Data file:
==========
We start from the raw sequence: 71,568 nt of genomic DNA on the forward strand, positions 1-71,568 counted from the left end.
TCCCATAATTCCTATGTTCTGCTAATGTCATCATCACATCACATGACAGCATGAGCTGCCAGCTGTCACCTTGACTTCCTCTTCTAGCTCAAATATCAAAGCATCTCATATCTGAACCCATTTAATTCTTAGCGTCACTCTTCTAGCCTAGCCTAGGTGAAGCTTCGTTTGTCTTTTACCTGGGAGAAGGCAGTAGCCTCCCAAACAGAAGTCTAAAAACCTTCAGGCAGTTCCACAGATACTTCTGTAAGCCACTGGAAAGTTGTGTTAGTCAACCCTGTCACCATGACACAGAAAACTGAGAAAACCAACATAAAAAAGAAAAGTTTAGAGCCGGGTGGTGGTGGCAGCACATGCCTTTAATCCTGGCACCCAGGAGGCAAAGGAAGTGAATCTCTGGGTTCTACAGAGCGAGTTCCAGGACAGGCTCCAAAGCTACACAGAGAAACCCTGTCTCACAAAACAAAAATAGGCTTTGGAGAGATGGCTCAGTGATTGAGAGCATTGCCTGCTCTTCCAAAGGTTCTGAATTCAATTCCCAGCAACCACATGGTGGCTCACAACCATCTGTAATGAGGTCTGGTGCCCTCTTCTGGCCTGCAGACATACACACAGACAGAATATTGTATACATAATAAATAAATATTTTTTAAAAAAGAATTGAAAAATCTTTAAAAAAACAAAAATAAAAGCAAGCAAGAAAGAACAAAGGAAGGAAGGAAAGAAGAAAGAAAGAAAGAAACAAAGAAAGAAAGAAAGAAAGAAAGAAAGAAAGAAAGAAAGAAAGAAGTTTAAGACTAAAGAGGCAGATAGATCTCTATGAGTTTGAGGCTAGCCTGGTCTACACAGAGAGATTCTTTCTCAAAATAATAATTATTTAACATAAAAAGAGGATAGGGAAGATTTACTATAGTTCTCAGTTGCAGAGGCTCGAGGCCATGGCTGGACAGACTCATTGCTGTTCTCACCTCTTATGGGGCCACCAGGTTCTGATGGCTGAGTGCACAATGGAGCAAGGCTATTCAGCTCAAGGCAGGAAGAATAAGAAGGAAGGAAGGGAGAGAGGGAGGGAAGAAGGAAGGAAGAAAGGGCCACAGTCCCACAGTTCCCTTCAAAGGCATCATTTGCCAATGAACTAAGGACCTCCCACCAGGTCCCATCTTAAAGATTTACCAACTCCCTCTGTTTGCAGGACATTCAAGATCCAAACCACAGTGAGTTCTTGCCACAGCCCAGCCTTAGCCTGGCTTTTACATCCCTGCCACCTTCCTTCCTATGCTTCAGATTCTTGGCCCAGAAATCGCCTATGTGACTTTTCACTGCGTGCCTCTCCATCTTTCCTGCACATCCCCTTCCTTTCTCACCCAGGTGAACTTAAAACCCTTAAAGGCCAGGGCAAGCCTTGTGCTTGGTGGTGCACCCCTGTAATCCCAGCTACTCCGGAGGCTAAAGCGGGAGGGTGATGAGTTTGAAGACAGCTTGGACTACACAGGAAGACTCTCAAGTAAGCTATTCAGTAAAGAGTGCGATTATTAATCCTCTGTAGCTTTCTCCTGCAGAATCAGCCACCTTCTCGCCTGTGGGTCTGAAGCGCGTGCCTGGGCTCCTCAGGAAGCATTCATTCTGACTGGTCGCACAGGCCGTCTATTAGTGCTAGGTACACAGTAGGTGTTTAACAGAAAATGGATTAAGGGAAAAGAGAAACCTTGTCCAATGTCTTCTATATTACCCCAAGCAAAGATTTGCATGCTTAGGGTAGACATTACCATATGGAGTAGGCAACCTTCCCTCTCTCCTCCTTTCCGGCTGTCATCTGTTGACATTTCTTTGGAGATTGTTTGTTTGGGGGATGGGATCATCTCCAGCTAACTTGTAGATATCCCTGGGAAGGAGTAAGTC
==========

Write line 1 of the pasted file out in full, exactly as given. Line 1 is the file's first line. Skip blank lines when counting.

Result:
We start from the raw sequence: 71,568 nt of genomic DNA on the forward strand, positions 1-71,568 counted from the left end.